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The Image of God is a concept and theological doctrine in Judaism, Christianity, and Sufism of And God created man in His image, in the image of God He created him, Certainly this passage exceeds Genesis in its descriptive nature: 2 . According to Christian doctrine, Jesus acted to repair the relationship with. How, then, should the Assemblies of God respond to transgender persons? . Genesis –25describes the initial relationship between woman and man with .. their nature in the course of their worship and ministry to the church, for men. If the Bible is our guide, then God's design for gender is a gigantic young David in his “armor-carrier” relationships with Saul and Jonathan. Just as I know myself to be a man, transgender people know (and medical This diversity, not some oppressive and artificial monoculture, is how God, nature, and.
The stranger who sojourns with you shall be to you as the native among you, and you shall love him as yourself; for you were strangers in the land of Egypt: The gift of freedom and the Promised Land, and the gift of the Covenant on Sinai and the Ten Commandments are therefore intimately linked to the practices which must regulate, in justice and solidarity, the development of Israelite society.
Among the many norms which tend to give concrete expression to the style of gratuitousness and sharing in justice which God inspires, the law of the sabbatical year celebrated every seven years and that of the jubilee year celebrated every fifty years  stand out as important guidelines — unfortunately never fully put into effect historically — for the social and economic life of the people of Israel.
Besides requiring fields to lie fallow, these laws call for the cancellation of debts and a general release of persons and goods: This legislation is designed to ensure that the salvific event of the Exodus and fidelity to the Covenant represents not only the founding principle of Israel's social, political and economic life, but also the principle for dealing with questions concerning economic poverty and social injustices.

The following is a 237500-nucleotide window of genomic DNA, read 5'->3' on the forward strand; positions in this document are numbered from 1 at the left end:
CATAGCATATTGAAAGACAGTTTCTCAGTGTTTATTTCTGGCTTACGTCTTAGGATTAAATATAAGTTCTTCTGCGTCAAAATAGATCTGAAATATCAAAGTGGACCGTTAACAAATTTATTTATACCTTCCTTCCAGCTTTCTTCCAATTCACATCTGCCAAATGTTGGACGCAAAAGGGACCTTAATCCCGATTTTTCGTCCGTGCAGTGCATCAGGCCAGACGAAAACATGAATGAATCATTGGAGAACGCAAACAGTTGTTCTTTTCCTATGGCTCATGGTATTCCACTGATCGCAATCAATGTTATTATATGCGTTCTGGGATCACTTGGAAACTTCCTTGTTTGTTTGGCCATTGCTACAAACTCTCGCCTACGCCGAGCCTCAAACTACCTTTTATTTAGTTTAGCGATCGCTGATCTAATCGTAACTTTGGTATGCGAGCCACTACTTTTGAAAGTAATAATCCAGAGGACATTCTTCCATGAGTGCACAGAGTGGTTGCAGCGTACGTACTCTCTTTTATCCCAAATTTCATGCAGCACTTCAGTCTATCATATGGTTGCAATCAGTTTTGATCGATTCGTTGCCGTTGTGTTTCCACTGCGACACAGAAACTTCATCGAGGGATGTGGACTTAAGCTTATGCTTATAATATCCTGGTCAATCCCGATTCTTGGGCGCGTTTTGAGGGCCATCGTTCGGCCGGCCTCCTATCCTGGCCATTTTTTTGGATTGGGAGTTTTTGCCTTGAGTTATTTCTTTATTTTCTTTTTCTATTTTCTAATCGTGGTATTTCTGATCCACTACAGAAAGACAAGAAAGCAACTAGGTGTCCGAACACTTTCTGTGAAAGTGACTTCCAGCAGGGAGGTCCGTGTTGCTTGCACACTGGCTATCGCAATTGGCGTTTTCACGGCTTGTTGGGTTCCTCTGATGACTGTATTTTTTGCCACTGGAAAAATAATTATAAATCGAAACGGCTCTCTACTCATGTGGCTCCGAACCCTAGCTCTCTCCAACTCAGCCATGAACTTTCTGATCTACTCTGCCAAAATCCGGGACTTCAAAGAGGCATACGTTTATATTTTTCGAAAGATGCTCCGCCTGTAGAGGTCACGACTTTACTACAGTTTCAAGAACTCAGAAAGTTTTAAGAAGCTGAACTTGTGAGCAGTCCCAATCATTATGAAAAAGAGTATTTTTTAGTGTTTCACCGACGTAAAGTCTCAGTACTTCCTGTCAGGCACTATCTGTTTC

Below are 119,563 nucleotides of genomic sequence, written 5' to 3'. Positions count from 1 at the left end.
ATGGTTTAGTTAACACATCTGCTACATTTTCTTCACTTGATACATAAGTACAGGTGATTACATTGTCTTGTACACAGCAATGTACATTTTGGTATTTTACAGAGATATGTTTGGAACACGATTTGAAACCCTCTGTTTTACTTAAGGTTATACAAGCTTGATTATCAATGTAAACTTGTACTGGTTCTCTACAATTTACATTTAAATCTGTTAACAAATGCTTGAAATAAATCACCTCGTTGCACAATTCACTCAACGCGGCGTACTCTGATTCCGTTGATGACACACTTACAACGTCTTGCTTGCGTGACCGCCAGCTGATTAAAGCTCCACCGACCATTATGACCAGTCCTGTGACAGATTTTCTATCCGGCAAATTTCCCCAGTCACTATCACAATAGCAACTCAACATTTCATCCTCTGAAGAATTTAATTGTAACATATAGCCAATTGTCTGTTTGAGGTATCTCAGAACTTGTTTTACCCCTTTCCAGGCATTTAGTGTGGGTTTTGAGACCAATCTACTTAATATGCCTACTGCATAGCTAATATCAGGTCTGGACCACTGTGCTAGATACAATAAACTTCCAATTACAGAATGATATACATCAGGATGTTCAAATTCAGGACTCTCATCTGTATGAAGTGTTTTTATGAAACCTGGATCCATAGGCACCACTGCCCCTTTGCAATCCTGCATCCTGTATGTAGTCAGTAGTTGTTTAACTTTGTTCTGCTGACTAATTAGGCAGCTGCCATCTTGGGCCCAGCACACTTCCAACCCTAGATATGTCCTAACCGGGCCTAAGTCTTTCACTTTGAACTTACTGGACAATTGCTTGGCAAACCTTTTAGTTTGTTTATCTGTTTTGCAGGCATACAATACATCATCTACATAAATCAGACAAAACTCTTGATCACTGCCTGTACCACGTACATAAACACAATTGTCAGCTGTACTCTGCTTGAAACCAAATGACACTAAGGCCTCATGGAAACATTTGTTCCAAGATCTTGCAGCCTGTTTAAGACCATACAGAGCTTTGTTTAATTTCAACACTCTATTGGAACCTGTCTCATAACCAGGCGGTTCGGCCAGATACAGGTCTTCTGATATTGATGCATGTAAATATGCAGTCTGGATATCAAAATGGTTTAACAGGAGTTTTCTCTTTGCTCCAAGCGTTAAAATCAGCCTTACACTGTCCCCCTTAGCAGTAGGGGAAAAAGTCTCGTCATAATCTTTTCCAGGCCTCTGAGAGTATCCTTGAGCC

This principle is invoked in order to transform, continuously and from within, the life of the people of the Covenant, so that this life will correspond to God's plan. To eliminate the discrimination and economic inequalities caused by socio-economic changes, every seven years the memory of the Exodus and the Covenant are translated into social and juridical terms, in order to bring the concepts of property, debts, loans and goods back to their deepest meaning.
The precepts of the sabbatical and jubilee years constitute a kind of social doctrine in miniature. They show how the principles of justice and social solidarity are inspired by the gratuitousness of the salvific event wrought by God, and that they do not have a merely corrective value for practices dominated by selfish interests and objectives, but must rather become, as a prophecy of the future, the normative points of reference to which every generation in Israel must conform if it wishes to be faithful to its God.
These principles become the focus of the Prophets' preaching, which seeks to internalize them. God's Spirit, poured into the human heart — the Prophets proclaim — will make these same sentiments of justice and solidarity, which reside in the Lord's heart, take root in you cf.
Then God's will, articulated in the Decalogue given on Sinai, will be able to take root creatively in man's innermost being. This process of internalization gives rise to greater depth and realism in social action, making possible the progressive universalization of attitudes of justice and solidarity, which the people of the Covenant are called to have towards all men and women of every people and nation.
The principle of creation and God's gratuitous action The reflection of the Prophets and that found in the Wisdom Literature, in coming to the formulation of the principle that all things were created by God, touch on the first manifestation and the source itself of God's plan for the whole of humanity.
In Israel's profession of faith, to affirm that God is Creator does not mean merely expressing a theoretical conviction, but also grasping the original extent of the Lord's gratuitous and merciful action on behalf of man. In fact, God freely confers being and life on everything that exists. Man and woman, created in his image and likeness cf. It is in the free action of God the Creator that we find the very meaning of creation, even if it has been distorted by the experience of sin.